Who can leave New York without visiting Lady Liberty?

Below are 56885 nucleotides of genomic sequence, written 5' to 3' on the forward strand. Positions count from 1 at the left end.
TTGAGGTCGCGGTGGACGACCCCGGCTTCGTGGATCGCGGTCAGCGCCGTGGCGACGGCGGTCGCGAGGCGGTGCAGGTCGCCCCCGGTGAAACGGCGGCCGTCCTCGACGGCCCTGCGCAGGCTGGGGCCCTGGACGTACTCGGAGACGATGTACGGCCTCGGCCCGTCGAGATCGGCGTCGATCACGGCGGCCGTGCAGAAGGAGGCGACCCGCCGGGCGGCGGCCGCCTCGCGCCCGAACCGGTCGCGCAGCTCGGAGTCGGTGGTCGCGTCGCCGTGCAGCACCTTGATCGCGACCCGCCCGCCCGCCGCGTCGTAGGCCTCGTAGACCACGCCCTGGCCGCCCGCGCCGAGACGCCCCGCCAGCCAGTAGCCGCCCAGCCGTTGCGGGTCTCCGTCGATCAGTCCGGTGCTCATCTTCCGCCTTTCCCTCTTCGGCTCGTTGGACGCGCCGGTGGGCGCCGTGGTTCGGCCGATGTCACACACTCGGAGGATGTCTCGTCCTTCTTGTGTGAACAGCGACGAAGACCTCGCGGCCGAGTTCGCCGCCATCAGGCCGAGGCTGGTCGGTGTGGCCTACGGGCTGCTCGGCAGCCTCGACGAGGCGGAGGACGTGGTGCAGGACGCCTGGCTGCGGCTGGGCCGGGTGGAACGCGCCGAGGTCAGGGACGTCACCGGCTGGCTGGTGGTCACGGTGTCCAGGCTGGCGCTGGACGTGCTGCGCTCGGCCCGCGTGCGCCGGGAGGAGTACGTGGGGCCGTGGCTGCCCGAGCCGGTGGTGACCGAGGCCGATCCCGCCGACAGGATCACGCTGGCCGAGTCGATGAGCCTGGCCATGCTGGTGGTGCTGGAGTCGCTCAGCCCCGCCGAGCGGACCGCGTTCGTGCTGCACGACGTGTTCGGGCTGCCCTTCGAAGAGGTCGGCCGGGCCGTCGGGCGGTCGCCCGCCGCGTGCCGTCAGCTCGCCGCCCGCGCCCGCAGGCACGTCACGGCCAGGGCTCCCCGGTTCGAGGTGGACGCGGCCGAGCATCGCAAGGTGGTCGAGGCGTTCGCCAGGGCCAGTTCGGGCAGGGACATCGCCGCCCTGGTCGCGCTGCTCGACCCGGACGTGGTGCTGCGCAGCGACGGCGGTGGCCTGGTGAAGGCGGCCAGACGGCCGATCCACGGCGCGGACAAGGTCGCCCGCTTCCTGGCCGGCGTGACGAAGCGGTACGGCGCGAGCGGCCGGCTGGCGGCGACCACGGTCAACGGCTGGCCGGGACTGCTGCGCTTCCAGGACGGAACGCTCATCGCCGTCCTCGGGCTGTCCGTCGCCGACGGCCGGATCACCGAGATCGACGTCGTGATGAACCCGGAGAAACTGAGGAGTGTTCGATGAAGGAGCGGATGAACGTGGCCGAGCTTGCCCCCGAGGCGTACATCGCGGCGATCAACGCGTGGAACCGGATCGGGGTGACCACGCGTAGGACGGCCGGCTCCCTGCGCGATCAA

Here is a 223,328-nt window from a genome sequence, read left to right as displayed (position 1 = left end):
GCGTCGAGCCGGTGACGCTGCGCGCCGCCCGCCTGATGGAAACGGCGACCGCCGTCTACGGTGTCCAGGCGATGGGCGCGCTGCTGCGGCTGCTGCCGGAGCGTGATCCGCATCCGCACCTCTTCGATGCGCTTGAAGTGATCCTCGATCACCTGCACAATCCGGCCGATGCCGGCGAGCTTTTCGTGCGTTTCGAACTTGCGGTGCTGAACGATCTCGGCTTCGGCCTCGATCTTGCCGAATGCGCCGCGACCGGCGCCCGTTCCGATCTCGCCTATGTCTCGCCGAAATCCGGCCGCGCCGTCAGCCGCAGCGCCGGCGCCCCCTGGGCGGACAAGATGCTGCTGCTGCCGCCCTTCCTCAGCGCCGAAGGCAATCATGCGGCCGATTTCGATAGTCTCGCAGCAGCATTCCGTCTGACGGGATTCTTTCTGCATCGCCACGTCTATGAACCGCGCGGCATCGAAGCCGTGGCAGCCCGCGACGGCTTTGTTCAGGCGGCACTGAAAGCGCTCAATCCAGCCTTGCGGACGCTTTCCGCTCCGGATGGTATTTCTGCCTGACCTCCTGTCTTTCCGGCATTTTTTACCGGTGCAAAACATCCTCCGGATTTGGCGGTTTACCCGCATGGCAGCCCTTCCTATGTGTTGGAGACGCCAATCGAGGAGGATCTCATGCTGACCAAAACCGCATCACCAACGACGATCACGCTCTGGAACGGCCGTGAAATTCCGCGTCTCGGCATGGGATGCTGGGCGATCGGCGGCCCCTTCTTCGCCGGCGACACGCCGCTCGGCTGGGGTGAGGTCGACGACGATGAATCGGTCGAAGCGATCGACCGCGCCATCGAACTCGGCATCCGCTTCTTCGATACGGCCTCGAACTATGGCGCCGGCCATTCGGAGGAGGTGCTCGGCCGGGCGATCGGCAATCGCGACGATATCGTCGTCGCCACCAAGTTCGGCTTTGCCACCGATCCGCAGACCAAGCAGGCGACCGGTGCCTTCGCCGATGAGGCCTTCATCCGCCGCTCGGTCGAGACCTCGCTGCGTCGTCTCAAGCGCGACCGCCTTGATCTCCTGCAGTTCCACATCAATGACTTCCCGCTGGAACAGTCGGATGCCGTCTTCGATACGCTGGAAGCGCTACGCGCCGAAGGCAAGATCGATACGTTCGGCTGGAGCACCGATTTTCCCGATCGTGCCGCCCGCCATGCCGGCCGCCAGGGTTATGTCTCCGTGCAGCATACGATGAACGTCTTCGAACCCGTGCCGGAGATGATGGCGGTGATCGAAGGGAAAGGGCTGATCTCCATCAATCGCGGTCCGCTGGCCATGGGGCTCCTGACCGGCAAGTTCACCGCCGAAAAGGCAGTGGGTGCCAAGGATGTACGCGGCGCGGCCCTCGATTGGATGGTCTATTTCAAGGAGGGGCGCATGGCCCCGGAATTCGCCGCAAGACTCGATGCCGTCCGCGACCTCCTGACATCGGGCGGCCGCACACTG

Donated by the people of France to America in 1886, the 100 meter high statue of Lady Liberty designed by Gustav Eiffel has been the symbol of New York (and the States in general) for over a century. It was also the first image of America seen by generations of immigrants who arrived through New York harbor. The monument sits on a national park island in the harbor, and can be accessed by boats departing from Battery Park on the southern tip of Manhattan. To reach the base of the pedestal, you need to climb up 168 steps (the elevator is no longer available), and to get to the crown, another heart-pounding 354 steps, a feat that should only be attempted by the limber. At the mouth of Hudson River and accessed by the same boat as the statue is Ellis Island, where more than 12 million immigrants were processed as they sought new lives in America. It is estimated that 40 per cent of modern Americans can trace their line back to an ancestor who passed through Ellis Island. Since 1990, the center has also had a somber and moving museum dedicated to the immigrant experience here.